Students sitting around a long table in a classroom.


In the Real World courses at NYU’s School of Professional Studies (SPS), students compete in small teams to solve complex problems posed by real companies. These industry partners include top organizations like Fox Sports, ESPN, Samsung, JetBlue, and Porsche. For Tien Nguyen, SPS Class of 2022, that meant working on a project for Converse, a popular shoe company and subsidiary of Nike. The challenge? Help Converse break into esports without jeopardizing its brand identity. Over 14 weeks, Tien and his teammates conducted research, led client meetings, strategized, and rehearsed their final pitch, which earned them first place in the competition.

A professor and students speaking in a group.

The Creation of Real World

According to David Hollander, assistant dean of SPS Real World, the program began more than a decade ago with one sport management course. After Fox Sports emerged as an eager collaborator, more and more courses were created for other organizations and departments at SPS. Since then, it’s become one of the hottest offerings at NYU. Still, the goal of each course remains steadfast: to put students in a real-life business setting with real pressure, real executives, and real projects. There, they can sharpen their listening, empathy, and teamwork skills. “Real problems are solved by people who come from totally different intellectual backgrounds,” says Professor Hollander. “If you don’t get that experience until after you graduate, then I haven’t done my job.”

Like Tien, many students apply for an SPS Real World course because they want an immersive and interdisciplinary experience working for executives from top-notch brands. “It’s the best way to learn because you’re immersed in the business world right from the start,” says Tien. For example, they learn business lingo, participate in meetings, and synthesize ideas into pitches. First, the program seeks to expose students to the basic problem-solving process. Next, students build the hard and soft skills they need to solve those problems.

“It’s really about the experience,” explains Professor Hollander. “Real stakes. Real time. And real competition. We help students build their thinking skills, empathy skills, listening skills, and teamwork skills. We teach them how to solve problems in a rapidly changing world. Those are the skills they’ll need for the rest of their lives.”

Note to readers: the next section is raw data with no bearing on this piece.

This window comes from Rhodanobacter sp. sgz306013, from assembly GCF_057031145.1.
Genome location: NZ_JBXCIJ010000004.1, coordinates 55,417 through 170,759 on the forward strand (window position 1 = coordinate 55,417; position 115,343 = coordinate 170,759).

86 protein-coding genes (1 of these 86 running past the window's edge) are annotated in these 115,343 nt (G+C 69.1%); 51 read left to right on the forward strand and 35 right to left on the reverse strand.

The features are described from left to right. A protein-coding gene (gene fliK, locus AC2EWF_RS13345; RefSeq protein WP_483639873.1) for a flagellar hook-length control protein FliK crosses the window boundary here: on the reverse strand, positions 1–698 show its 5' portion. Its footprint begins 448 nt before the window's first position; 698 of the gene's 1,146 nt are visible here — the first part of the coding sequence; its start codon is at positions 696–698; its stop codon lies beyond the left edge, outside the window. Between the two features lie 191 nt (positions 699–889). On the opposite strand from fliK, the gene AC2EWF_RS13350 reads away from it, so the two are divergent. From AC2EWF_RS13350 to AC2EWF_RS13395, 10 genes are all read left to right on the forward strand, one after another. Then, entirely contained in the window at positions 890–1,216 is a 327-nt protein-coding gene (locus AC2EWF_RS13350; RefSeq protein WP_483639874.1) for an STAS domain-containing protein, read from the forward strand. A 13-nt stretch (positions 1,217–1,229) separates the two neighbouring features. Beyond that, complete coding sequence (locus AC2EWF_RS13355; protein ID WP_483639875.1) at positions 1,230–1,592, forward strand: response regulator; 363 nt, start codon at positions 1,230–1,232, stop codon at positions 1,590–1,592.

NYU campus buildings and flag.

The Structure of a Real World Course

Although Real World courses cover different industries with different challenges, each follows the same structure. On the first day of class, the client delivers a brief explaining who they are, what they do, and the real-world problem they need to solve. Then, the class divides into four teams of four, with each team working on the same problem for the rest of the semester. After several weeks, each team attends a client check-in. On the last day of class, the teams present their pitches to the client.

“The first class, midway check-in, and final class—that’s the bare minimum,” says Professor Hollander. “But most of the time, the client offers students exclusive access to certain experiences only they can give.” For example, previous students attended a Jets game to observe the consumer behavior of fans. Another group visited a Porsche dealership to observe salespeople interact with customers. And another checked into the client’s hotels to understand the check-in process. “It’s truly an immersive, collaborative experience,” adds Professor Hollander. “Because of that, our partners get to see students’ higher-level thinking. They get to see what’s happening in their brains. And that’s what leads to interviews, internships, and jobs.”

Three female-presenting students working together in class.

Real Impact on Student Lives

Like other students, Tien attributes his current success to the Real World course he took in fall 2020 at NYU. “I sincerely believe this course alone set the path for my career and where I am now,” he affirms. For example, after completing Real World, Tien landed an internship with Paris Basketball. Soon after, Madison Square Garden offered him a student associate position in their marketing partnerships department. This ultimately led to a full-time role in the same department after graduation. “Looking back, it all started with Converse and esports,” he reflects. “I was able to add my Real World experience to my résumé, which was a massive advantage. Now I’m in a full-time position doing what I love.”

For most students, Real World is a transformative experience that introduces them to the fast-paced reality of business. Faced with an unexpected challenge, they’re forced to think creatively, ask questions, and learn on the fly. This type of learning, says Professor Hollander, is unique and completely unmatched.

“You cannot get better experiential learning for problem-solving than at this university in this city, where we have superstars in every industry,” he concludes. “Since Real World began, we’ve had 20 instructors teach more than 100 courses for over 1,500 students. I’m really happy with the human beings we’re sending out into this world.”